What is needed for a change in mindset? I could tell stories about a few people or some events in my life that made a huge difference in the way I look at problems and opportunities in our business.  I would encourage all to be open-minded and look for smart people who can challenge your mindset and way of doing things. 

By so doing, you will find better practices based on sound business and ecological principles. I am thankful to a loving God that has given me physical and mental health and the opportunity to meet many outstanding farmers and ranchers who have helped me see continually better and better ways of doing our farming and ranching work for the improvement of financial, environmental and community well-being.

What about feedlots and other animal confinement operations? While I am not against feedlots, I have great concern about our consumers’ thoughts and ideas. Most of them are from cities. They treat their pets as well as their children. They equate animal feeling and emotion to human comfort, pain and emotion (even though that’s probably not a correct assumption). Too many, too often don’t like what they see in our confined animal operations.

Not long ago I drove past a feedlot with one of the owners. It was a very wet spring and the pens were unavoidably muddy. They were well mounded with good bedding. I thought the animals looked comfortable. However, I suggested to the owner that the picture we were seeing was a “hard sell” to our city friends and consumers. He acknowledged that I was right. 

Much more of the feeding can be done by grazing pasture with a significantly enhanced environmental or ecological effect. Continually more grass finishing is being done on pasture in the U.S.

The people who have become expert in this are finishing animals at between 24-30 months of age with a very high percent grading Choice. They have found that good management of soil health greatly facilitates the grass finishing process.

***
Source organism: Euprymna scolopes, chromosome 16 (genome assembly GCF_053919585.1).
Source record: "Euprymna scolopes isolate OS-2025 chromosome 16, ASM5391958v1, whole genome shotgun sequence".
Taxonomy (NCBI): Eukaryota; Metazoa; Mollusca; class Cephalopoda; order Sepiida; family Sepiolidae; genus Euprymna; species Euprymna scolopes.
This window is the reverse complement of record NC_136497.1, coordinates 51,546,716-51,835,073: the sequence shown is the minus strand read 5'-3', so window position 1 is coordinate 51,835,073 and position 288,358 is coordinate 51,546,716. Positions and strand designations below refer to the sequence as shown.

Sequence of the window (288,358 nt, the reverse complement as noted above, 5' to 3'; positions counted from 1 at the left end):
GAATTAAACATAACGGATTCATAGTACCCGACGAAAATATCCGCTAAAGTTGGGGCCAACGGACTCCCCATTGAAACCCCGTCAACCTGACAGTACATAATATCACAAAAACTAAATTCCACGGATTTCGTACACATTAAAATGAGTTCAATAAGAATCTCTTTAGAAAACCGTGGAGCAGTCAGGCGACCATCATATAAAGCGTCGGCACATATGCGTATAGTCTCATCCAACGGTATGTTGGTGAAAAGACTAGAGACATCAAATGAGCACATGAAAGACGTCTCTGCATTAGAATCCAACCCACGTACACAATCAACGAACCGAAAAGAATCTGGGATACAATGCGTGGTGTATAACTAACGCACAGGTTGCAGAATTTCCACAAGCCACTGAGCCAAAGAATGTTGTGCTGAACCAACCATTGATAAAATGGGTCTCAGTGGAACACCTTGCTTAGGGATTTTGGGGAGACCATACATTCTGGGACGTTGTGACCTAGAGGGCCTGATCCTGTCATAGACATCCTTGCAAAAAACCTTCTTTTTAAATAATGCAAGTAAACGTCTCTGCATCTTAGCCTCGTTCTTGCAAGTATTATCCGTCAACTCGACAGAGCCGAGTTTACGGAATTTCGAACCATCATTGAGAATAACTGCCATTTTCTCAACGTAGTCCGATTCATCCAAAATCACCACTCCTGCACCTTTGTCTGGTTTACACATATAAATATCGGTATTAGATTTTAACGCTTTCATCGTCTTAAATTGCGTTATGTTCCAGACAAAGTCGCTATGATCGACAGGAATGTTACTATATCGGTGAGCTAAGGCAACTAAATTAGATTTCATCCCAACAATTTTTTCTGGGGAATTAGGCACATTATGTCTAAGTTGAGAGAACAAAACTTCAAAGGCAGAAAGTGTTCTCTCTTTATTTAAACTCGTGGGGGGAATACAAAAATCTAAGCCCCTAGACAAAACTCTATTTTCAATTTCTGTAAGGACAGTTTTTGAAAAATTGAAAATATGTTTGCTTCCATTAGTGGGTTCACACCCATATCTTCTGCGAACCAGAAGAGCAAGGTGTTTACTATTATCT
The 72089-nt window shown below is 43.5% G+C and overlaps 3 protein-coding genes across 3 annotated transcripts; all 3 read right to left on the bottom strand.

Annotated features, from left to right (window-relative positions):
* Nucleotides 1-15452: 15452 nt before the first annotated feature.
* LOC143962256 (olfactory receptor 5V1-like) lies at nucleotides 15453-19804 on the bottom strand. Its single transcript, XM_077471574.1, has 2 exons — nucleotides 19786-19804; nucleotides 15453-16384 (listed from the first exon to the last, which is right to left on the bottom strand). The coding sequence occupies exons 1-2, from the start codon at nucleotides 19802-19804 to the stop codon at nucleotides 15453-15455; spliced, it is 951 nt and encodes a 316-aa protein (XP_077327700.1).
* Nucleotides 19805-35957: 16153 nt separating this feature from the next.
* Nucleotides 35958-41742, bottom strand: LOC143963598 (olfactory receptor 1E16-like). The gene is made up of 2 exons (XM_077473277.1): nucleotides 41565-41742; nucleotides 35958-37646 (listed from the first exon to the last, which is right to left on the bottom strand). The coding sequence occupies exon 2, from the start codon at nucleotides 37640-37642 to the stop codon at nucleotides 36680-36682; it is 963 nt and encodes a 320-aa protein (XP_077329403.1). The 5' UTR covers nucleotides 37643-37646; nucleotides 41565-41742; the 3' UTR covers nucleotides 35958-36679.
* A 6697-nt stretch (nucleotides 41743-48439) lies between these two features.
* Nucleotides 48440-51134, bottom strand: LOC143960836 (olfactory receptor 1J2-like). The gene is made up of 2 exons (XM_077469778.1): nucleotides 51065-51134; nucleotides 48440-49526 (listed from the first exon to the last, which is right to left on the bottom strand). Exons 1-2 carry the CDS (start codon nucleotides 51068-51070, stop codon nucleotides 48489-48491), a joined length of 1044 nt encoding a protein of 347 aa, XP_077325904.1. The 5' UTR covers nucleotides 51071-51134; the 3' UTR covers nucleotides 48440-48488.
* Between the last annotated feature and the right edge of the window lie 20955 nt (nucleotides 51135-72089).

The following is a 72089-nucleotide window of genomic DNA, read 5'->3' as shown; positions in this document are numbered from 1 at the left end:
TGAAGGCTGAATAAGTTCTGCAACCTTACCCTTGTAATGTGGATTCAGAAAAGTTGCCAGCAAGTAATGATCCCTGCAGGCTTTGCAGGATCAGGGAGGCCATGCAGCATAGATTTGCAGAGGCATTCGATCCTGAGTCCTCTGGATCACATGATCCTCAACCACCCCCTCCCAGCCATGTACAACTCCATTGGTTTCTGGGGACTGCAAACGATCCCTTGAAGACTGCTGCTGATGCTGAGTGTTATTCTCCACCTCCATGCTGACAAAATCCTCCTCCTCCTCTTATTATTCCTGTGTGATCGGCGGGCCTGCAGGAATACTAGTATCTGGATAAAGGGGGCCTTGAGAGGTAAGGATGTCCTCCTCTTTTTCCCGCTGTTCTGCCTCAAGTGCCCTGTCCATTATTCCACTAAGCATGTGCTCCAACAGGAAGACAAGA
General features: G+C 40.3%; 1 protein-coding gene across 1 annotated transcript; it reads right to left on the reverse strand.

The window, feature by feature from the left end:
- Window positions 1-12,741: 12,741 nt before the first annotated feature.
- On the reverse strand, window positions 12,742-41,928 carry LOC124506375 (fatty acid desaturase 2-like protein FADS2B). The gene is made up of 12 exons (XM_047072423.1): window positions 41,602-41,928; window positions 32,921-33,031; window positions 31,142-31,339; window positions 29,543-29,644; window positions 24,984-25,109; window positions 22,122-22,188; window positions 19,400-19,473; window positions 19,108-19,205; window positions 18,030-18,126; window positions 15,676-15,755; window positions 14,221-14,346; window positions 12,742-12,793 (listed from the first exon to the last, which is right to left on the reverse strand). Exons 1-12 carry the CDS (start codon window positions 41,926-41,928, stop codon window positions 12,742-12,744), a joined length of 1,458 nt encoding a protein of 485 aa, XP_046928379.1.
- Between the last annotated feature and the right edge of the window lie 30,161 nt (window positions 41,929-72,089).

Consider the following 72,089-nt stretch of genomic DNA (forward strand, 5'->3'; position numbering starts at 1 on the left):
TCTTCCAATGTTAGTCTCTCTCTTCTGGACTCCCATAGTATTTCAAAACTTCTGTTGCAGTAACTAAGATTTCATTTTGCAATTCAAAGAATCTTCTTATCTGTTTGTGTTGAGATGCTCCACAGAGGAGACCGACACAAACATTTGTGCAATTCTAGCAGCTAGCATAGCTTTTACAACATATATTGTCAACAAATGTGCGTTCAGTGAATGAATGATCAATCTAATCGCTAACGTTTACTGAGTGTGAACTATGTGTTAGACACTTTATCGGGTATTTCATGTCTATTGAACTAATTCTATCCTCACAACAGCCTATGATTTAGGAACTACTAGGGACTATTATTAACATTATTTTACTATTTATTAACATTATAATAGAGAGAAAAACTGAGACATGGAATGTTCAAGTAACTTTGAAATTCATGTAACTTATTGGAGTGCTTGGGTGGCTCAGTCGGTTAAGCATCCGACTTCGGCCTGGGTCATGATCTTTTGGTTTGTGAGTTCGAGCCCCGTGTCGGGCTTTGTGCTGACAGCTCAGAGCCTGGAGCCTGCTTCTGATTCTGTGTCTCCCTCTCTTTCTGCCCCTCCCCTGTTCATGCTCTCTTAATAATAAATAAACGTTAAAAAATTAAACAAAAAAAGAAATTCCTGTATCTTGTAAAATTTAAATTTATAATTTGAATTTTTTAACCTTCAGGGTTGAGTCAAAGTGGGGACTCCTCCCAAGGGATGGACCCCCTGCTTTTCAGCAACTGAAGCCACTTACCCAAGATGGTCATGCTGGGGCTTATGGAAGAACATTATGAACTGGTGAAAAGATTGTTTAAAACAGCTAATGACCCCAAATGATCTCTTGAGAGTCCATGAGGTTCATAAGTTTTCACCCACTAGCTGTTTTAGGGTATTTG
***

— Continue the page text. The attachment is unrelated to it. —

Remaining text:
I am not suggesting that all make the switch to grass finishing. However, I am suggesting that all who farm or ranch begin to manage using principles of regenerative agriculture to improve the quality and health of their soils. 

This will lead to higher quality plants and animal products while improving ecosystem functions and services. I also suggest that we increase the amount of time our cattle spend on pasture and reduce the amount of time they spend in a lot.

What about climate change? Are cows to blame? I have written about this before and will write again. Cattle are an environmental problem when our grazing practices are not based on sound principles of soil health. 

When they are, grazing and our animals can be a great tool for reduction in atmospheric carbon and erosion. Good practices can also enhance water infiltration, soil moisture retention, movement of carbon from atmosphere to soil, water quality, air quality, biodiversity, soil health, and land productivity. Again, I have seen these effects and am seeing them more often.

Teichert, a consultant on strategic planning for ranches, retired in 2010 as vice president and general manager of AgReserves, Inc. He resides in Orem, Utah. Contact him at burketei@comcast.net. The opinions of the author are not necessarily those of beefmagazine.com or Farm Progress.